While the market is still looking for an accurate combination of hardware, the competition to make the best, powered exoskeleton is slowly shifting from a race for the best hardware to a race for the best software. In this sense, the industry can be compared to the semiconductor industry in the late 2000s with wafer handlers. The robots all managed to move a wafer from A to B, regardless of the hardware, but it turned out that it was the software that made the difference. The winners were the ones with the best software and the most reliable architecture with less downtime. Today, exoskeleton research is moving in this direction and increasingly focusing on complex software. It seeks to develop more intelligent exoskeletons, via features such as balance control or energy transfer optimization. The BioMot project, based at the Human Locomotion Laboratory in Madrid, is a weak signal of this shift. They are trying to develop more wearable equipment, that is lightweight and compact, and which is especially better able to anticipate and detect the intended movements of the worker. Through dynamic sensorimotor interactions, the exoskeletons have real-time adaptability and flexibility, increasing the symbiosis between the wearable and the user. Such projects pave the way to a new generation of lighter and smarter exoskeletons.
In short, the future of industrial exoskeletons looks bright. Barriers to adoption are expected to further decrease as costs drop and lightweight exoskeletons are increasingly developed. Regulation should also emerge, as evidenced by ASTM International’s creation of an exoskeleton and exosuit committee in 2017 to define international standards. Just as it is illegal to walk in construction areas without the proper PPE, it may one day be illegal for blue-collar workers on construction sites, in warehouses and manufacturing plants to use tools without the adequate exoskeleton. What’s more, advances in materials, battery and actuator technologies suggest that new applications are in the offing, which should boost adoption even further.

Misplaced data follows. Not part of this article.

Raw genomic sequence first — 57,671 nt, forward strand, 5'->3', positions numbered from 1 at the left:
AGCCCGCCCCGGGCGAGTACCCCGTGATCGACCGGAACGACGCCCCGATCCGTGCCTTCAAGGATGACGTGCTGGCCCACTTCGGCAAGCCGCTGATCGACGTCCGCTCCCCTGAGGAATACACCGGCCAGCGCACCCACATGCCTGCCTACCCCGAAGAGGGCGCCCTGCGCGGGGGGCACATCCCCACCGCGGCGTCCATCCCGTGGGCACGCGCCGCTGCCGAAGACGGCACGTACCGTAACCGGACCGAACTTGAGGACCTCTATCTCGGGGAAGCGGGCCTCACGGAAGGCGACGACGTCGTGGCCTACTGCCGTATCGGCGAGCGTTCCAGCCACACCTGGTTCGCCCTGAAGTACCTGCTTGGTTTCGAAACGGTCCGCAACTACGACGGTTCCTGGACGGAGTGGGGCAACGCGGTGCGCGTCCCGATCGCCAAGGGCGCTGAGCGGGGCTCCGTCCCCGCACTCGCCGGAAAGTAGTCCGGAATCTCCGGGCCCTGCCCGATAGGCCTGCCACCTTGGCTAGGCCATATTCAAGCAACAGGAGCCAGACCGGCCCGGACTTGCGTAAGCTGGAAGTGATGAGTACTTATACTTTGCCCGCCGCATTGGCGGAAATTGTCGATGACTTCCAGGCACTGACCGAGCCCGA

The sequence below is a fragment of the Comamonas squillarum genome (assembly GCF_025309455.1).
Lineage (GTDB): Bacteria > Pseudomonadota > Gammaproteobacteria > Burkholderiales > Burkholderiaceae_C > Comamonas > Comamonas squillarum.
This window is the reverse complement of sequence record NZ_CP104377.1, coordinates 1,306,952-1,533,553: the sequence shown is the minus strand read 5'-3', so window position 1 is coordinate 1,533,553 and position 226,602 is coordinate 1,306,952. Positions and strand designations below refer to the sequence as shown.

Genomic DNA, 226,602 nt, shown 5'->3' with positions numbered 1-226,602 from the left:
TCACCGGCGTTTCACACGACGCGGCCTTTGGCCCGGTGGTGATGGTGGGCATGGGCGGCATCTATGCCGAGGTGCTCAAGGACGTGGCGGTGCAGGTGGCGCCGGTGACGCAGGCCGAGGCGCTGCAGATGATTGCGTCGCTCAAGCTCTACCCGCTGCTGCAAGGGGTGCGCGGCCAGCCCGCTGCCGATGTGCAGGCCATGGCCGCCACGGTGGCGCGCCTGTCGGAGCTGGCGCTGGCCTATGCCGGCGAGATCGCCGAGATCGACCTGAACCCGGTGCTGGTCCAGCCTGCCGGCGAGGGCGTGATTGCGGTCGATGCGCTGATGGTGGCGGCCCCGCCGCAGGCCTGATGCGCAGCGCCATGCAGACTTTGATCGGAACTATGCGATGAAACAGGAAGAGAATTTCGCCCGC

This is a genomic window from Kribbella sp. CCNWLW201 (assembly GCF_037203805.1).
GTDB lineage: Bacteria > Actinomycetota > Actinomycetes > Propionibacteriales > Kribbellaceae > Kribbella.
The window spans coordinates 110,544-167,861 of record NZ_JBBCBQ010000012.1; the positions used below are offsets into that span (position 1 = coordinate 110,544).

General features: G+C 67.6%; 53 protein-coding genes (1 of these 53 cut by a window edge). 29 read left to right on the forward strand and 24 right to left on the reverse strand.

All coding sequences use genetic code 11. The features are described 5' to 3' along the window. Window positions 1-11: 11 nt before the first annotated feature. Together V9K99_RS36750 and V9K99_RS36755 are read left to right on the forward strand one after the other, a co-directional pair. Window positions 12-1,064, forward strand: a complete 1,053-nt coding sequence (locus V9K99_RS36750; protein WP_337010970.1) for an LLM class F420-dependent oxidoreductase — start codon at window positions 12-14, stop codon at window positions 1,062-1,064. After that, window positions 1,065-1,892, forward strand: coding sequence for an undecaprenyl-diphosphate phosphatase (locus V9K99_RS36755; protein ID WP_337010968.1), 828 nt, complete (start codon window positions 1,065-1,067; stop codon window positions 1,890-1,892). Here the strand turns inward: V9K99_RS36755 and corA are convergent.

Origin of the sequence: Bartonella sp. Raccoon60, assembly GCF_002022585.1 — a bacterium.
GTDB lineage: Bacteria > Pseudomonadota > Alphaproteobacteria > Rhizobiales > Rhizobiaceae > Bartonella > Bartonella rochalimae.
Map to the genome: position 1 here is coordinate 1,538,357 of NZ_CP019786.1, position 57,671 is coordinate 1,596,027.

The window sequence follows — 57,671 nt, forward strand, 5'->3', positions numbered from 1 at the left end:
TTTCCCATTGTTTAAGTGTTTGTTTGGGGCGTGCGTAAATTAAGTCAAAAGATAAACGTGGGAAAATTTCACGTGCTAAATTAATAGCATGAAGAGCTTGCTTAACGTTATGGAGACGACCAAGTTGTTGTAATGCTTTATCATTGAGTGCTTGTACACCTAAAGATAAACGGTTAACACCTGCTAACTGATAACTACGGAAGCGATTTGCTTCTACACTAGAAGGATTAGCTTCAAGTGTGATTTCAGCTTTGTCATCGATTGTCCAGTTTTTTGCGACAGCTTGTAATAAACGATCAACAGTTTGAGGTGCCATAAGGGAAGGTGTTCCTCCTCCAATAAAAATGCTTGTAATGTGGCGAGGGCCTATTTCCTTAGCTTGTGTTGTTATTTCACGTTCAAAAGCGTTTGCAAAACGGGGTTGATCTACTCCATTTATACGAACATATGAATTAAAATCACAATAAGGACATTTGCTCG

2 Key Figures
129 exoskeleton startups
registered by Tracxn
Global exoskeleton market expected to reach $5.7Bn by 2027
The global exoskeleton market was estimated at $310M in 2019 and is expected to reach $5.7B by 2027, at a CAGR of 43.4%
3 startups to draw inspiration from
This week, we identified three startups that we can draw inspiration from: Laevo, Noonee and StrongArm Technologies.
Laevo is a Netherlands based startup that is developing a light and comfortable exoskeleton for work and industry. It redistributes forces away from the user’s back muscles while bending forward.
German startup Noonee manufactures a lower-body exoskeleton that is designed to function as a chair. Their product is called Chairless Chair and is specifically made for workers in the automotive industry. Its main purpose is to prevent worker disruptions due to injuries or muscle fatigue and also to help an aging workforce.
StrongArm Technologies is a developer of a safety platform designed to actively manage industrial safety, productivity and performance. The company’s platform uses wearable sensors and AI-based analytics to collect, analyze and predict insights on industrial workers to mitigate the injury risk, increase worker productivity and comfort.